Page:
In collaboration with STACC, my blogging group BloggingGhana led by Daixy has this holiday arranged for blood donations. It all started with Daixy reading about the acute lack of blood at the Korle Bu Hospital blood bank (Ghana’s biggest hospital, located downtown Accra). Being the doer she is, Daixy decided to put her NGO and social media skills together and before we could all say “blood drive”, four dates were set and online we started inviting friends to participate and donate blood.
Today was the third day, and I went to donate blood for the very first time. I was a little nervous. However, failing to convince anyone to join me, I realised many people were either scared of donating (obviously more scared than me!) or misinformed about the process, so when I went I made a deliberate effort of capturing it all.
So here you go, Kajsa gives blood:
Summary: Really, it wasn’t bad at all and took just an hour out of my day and then the actual blood giving was only 10 minutes!
The Gory Details (with pictures):
1:06 PM Arrived at Noguchi Institute where blood donation personnel had set up shop for the day. Daixy greeted me and tweeted to the world, I had arrived. I also said hi to the head and PR person for STACC and weighed in.
1.09 PM Greeted bloggers who had just donated. One of them had fainted after donating, likely because she did not eat well before donating. Also, she just came into the country from the cold north and the heat might have affected her. I had eaten lunch about half-an-hour before coming.
1.15 PM Filled a health declaration form and giggled as I truthfully declared I had NOT undergone circumcision over the last 12 months.
1.19 PM Was pricked in my thumb to check the HB or blood sugar level of my blood. If its under 12, one cannot donate. This pain was I think the worse, but alas, I have done it many times as they test your blood sugar repeatedly when you are pregnant.
1.25 PM My blood pressure was checked and it was OK.
1.27 PM I laid down on a bed and nurse put a needle in my arm. Yes, it did hurt a little, but for like 1 second. I promise! After that it feels uncomfortable, but not even close to any pain. The needle was first led to some small tubes, for testing my blood, and then to the bag as shown above. Relaxing on a bed was nice!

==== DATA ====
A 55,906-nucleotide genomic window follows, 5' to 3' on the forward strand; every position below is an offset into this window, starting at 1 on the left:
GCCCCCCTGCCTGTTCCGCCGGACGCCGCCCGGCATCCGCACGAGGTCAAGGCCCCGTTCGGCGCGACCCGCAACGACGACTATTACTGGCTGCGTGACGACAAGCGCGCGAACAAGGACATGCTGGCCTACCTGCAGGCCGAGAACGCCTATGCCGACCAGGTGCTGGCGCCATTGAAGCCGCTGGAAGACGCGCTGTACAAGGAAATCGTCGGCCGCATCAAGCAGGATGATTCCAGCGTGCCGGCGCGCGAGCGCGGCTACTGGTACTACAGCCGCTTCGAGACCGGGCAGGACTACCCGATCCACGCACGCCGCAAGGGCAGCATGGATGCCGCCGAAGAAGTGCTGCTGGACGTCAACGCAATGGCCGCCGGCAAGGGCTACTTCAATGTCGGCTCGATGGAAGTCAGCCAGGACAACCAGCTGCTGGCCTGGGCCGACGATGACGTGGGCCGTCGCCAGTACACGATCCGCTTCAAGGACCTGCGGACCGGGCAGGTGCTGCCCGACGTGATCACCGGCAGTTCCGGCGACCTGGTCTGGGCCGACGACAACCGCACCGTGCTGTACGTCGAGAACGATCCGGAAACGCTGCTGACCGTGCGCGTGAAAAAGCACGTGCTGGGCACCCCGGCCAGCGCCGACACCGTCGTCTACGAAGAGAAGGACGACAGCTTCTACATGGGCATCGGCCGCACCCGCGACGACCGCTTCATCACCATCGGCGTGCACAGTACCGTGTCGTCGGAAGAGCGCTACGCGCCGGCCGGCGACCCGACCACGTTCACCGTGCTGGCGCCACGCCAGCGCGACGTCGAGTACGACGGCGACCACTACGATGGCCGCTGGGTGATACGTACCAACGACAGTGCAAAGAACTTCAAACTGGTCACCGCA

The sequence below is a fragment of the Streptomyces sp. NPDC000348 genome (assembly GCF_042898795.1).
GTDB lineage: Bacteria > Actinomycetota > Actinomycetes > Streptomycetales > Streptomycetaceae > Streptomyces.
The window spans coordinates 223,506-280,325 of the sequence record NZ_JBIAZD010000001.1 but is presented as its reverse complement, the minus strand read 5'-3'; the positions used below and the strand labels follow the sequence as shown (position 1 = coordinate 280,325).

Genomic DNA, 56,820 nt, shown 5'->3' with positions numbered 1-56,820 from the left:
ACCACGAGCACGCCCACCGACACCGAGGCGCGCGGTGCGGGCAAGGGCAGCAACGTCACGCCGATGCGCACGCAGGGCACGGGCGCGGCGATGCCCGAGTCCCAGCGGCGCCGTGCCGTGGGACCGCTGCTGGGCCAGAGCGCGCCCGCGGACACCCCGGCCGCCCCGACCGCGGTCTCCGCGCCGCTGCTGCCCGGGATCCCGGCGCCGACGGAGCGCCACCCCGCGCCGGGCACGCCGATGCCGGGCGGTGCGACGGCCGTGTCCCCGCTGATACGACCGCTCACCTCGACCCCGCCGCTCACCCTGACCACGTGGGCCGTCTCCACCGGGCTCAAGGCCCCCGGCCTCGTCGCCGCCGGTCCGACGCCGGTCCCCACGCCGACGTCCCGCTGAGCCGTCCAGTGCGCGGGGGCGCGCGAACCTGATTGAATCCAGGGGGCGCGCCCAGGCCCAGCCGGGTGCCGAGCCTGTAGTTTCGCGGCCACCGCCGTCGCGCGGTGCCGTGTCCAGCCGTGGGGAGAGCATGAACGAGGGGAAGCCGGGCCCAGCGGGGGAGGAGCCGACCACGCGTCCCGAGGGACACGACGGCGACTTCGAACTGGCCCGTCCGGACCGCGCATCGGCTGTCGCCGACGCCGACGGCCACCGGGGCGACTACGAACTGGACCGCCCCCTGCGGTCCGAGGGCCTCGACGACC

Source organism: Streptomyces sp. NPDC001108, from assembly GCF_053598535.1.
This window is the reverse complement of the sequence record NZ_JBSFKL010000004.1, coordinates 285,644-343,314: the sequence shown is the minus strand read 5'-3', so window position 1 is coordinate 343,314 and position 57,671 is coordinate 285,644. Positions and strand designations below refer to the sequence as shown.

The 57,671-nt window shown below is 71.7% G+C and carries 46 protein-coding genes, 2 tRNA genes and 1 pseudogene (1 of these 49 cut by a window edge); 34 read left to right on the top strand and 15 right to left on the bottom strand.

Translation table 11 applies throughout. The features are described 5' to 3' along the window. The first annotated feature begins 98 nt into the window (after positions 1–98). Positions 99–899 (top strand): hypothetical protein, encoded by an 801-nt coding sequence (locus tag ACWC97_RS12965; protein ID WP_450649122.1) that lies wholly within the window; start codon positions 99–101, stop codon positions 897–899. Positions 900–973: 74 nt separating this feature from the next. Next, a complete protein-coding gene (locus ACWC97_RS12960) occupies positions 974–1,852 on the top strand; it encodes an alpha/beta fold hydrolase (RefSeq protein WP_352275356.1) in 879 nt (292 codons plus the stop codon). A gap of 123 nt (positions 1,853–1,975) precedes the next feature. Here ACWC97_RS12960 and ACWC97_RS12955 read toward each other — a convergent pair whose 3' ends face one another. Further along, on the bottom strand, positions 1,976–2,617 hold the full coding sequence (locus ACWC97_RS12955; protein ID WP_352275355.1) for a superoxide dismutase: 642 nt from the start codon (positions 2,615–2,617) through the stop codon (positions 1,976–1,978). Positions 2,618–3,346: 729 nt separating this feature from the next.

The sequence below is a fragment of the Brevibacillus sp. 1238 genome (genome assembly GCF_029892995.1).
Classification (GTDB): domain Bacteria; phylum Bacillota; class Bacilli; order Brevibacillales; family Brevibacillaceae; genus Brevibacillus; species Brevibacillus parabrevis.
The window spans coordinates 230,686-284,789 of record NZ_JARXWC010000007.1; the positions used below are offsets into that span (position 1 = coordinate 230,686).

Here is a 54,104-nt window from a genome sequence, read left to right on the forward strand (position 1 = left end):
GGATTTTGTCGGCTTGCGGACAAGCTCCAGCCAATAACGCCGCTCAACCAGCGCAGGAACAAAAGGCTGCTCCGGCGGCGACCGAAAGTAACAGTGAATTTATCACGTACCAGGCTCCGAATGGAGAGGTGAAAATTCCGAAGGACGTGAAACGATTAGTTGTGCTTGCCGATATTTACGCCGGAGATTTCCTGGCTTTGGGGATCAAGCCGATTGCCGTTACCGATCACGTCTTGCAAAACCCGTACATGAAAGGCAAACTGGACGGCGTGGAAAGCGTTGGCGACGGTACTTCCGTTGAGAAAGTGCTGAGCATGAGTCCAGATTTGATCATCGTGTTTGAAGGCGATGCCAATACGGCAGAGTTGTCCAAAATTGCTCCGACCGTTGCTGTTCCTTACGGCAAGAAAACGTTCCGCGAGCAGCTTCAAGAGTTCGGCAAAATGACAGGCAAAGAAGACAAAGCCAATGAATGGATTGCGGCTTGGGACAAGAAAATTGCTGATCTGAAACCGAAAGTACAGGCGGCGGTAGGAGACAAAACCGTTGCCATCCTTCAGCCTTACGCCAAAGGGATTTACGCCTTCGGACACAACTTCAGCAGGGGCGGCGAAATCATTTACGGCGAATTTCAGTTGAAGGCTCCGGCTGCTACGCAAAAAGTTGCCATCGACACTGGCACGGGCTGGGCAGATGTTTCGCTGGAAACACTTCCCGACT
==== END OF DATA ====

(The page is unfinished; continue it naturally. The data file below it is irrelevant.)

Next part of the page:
I was asked to open and close my hand to “pump” blood out. After a few minutes my hand got cold and then a lil’bit numb.
After about 10 minutes the blood did not flow too much and the nurse decided it was enough. I recon I had donated about 400 ml.
1.38 PM The nurse pulled the needle out and put a ball of cotton on the sand grain sized wound and folded my arm over it. This did not hurt at all. She put a plaster on and I sat up and after a minute walked out the door.
1.45 PM I was given some Milo and crackers and sat there chatting to Daixy about the continuation of this quickly thrown together project.
1.50 PM I walked out, feeling just fine. Went to the bank and drove home. Left from the blood donation is only a plaster on my arm that I now take off – ouch – and these pictures I shared with you!
We are now thinking of how to get many more of you excited about donating blood! Next up is a Valentine’s Day Blood Drive and then maybe one in June on Blood Donor Day – but we want to make it like a party or a fun day out with fresh juice, socialising and many more donors!
Let’s fill the blood banks in Ghana. It is a job for you and me, people who cares and who thinks none should have to die because blood banks are empty.
Don’t drink alcohol 24 h before and after donating blood.
A healthy woman can donate blood 3 times per year, a man 4 times.
25% of maternal deaths in Africa are attributed to a lack of blood for transfusion.
Resources: BloodBook, Blood Donation in Sweden and Safe Blood for Africa. Collages made with Pixlr.